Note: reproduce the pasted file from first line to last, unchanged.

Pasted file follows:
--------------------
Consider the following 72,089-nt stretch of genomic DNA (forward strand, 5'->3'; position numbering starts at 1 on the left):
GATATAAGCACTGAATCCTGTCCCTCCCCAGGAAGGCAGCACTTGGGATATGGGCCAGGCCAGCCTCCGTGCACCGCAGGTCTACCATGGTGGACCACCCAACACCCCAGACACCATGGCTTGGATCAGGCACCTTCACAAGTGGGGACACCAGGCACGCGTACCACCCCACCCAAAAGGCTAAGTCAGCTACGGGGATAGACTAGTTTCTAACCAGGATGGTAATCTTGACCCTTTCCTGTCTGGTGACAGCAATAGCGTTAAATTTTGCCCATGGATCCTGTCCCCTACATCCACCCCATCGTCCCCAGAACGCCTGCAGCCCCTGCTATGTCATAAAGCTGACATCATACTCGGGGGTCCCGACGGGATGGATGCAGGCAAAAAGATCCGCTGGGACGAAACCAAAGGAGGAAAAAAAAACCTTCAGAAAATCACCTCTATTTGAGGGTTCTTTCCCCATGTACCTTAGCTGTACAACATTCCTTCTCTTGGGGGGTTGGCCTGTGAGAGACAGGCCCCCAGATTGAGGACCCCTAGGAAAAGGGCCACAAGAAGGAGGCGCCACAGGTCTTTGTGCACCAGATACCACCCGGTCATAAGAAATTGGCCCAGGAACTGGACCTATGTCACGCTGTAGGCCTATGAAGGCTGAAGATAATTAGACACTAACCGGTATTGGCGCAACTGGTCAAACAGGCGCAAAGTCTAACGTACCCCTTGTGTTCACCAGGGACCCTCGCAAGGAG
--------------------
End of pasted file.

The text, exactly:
Consider the following 72,089-nt stretch of genomic DNA (forward strand, 5'->3'; position numbering starts at 1 on the left):
GATATAAGCACTGAATCCTGTCCCTCCCCAGGAAGGCAGCACTTGGGATATGGGCCAGGCCAGCCTCCGTGCACCGCAGGTCTACCATGGTGGACCACCCAACACCCCAGACACCATGGCTTGGATCAGGCACCTTCACAAGTGGGGACACCAGGCACGCGTACCACCCCACCCAAAAGGCTAAGTCAGCTACGGGGATAGACTAGTTTCTAACCAGGATGGTAATCTTGACCCTTTCCTGTCTGGTGACAGCAATAGCGTTAAATTTTGCCCATGGATCCTGTCCCCTACATCCACCCCATCGTCCCCAGAACGCCTGCAGCCCCTGCTATGTCATAAAGCTGACATCATACTCGGGGGTCCCGACGGGATGGATGCAGGCAAAAAGATCCGCTGGGACGAAACCAAAGGAGGAAAAAAAAACCTTCAGAAAATCACCTCTATTTGAGGGTTCTTTCCCCATGTACCTTAGCTGTACAACATTCCTTCTCTTGGGGGGTTGGCCTGTGAGAGACAGGCCCCCAGATTGAGGACCCCTAGGAAAAGGGCCACAAGAAGGAGGCGCCACAGGTCTTTGTGCACCAGATACCACCCGGTCATAAGAAATTGGCCCAGGAACTGGACCTATGTCACGCTGTAGGCCTATGAAGGCTGAAGATAATTAGACACTAACCGGTATTGGCGCAACTGGTCAAACAGGCGCAAAGTCTAACGTACCCCTTGTGTTCACCAGGGACCCTCGCAAGGAG